Rediscover Love and Desire after Sexual Assault
Readers of The Body Keeps the Score, The Deepest Well and Trauma Stewardship should read Want: Recovering Desire after Sexual Assault.
Have the courage to heal. We know, increasingly, how common and devastating sexual violence is for women, but we don't always talk about how survivors can recover from the trauma and return to desire, sexuality, trust, and pleasure. Want is the story of how Julie Peters did just that--and how you can, too.
Move past the fog of trauma. In the years after the assault, Julie was in what she calls the fog of trauma: the colorless, tasteless experience of barely getting through the day. No one--not counsellors, support groups, or other survivors--could give her any advice about how to find the desire that could bring her back to joy, intimacy, and connection. She had to make it up on her own. In Want, Julie tells the story of getting from the devastation of trauma to living a full life in eight sometimes challenging, often bumbling, and occasionally delightful steps.
Experience hope, healing and recovery. We have plenty of stories about the helplessness, frustration, and vengeful feelings that can follow trauma. Culturally, we have started a conversation about these experiences, and we're all confused about what this all means for our relationships with each other. We need stories of hope, healing, and recovery. Survivors of assault, if you've been thinking to yourself, "I thought it was just me," Julie is here to show you that you are not alone. Your loved ones may not know how to support you, but they can learn more about your experiences and how to walk alongside you through this book, just as you can learn how to recover from the trauma you've experienced. Want offers a window into one person's experience of recovery--plus the happy ending we all need to know is possible after trauma.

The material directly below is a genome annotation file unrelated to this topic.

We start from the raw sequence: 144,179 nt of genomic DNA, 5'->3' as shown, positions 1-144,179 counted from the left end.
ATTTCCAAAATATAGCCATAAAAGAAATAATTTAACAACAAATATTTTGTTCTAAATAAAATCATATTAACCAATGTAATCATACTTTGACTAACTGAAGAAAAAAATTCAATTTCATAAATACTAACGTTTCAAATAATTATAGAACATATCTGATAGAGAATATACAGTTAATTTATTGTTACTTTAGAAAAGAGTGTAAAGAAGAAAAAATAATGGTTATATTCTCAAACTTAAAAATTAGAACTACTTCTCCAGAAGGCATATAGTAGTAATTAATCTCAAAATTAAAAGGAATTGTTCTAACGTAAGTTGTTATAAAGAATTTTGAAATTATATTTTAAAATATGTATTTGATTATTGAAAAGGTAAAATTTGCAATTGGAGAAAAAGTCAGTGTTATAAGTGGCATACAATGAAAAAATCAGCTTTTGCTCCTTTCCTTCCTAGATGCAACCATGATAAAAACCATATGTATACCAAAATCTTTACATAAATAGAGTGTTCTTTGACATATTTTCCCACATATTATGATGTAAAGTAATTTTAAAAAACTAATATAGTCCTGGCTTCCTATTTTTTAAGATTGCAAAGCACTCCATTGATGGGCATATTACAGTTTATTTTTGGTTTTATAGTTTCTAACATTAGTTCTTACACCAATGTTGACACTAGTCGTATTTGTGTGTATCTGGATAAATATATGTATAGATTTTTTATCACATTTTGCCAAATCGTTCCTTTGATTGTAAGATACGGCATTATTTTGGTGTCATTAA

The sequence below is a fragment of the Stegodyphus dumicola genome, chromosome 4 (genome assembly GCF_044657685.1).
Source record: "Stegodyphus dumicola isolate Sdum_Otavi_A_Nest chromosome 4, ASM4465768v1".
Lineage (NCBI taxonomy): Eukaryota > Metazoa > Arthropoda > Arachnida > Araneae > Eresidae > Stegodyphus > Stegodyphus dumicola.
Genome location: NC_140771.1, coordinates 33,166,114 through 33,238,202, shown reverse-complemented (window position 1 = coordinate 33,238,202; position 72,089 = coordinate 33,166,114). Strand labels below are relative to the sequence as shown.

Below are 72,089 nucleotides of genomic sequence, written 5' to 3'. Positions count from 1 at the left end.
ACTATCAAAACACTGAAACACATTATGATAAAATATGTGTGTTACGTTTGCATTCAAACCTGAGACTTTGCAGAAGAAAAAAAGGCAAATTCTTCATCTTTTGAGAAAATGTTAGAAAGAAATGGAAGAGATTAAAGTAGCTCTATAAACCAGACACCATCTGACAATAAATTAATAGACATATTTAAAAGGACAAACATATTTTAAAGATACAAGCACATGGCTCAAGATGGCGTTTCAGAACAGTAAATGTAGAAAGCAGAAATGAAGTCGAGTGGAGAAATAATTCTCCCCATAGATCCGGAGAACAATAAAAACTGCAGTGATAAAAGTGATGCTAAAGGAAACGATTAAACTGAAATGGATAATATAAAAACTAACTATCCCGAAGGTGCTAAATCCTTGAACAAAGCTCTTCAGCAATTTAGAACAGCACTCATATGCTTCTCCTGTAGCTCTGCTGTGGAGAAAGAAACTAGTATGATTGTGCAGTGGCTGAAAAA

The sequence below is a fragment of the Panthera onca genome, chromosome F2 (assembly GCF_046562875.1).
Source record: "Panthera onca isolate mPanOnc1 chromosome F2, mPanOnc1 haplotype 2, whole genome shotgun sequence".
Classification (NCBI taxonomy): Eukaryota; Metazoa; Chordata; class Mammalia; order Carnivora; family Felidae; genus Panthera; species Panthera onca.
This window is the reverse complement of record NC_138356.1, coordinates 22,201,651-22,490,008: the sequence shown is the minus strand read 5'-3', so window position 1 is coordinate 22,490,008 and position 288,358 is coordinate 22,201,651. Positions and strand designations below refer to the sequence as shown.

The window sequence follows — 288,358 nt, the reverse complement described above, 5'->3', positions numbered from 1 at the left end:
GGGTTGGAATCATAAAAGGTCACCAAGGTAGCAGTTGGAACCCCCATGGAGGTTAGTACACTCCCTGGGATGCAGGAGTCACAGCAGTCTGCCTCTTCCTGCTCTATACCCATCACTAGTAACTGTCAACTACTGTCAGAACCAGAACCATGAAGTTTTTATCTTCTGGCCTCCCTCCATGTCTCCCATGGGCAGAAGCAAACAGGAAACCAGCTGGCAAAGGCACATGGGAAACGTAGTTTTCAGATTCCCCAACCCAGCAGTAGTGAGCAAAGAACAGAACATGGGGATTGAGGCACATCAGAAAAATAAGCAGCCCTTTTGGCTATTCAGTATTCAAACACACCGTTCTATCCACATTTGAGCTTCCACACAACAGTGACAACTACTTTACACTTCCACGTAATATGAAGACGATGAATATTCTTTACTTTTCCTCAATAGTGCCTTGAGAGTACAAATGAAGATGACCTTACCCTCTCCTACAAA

Julie Peters is a yoga teacher, writer, and yoga studio owner in Vancouver, BC. She has been practicing yoga and other forms of movement and mindfulness for over 20 years. Her first book, Secrets of the Eternal Moon Phase Goddesses: Meditations on Desire, Relationships, and the Art of Being Broken (SkyLight Paths 2016) explored a set of Tantric moon goddesses who invite us to think about the messier aspects of life, including desire, anger, loneliness, and heartbreak. Julie has an MA in English Literature from McGill University. Her essay, "Why Lying Broken in a Pile on Your Bedroom Floor is a Good Idea," went viral, with 504,641 views and 25,033 shares on Facebook in 2017 alone and counting.. Also a spoken word poet, Julie has twice represented Vancouver in the Women of the World Poetry Slam and was a part of the Vancouver Poetry Slam Team. She frequently collaborates with dance artist Olivia C. Davies on poetry and dance projects exploring themes of love, connection, heartbreak, and the stories that live in our bodies.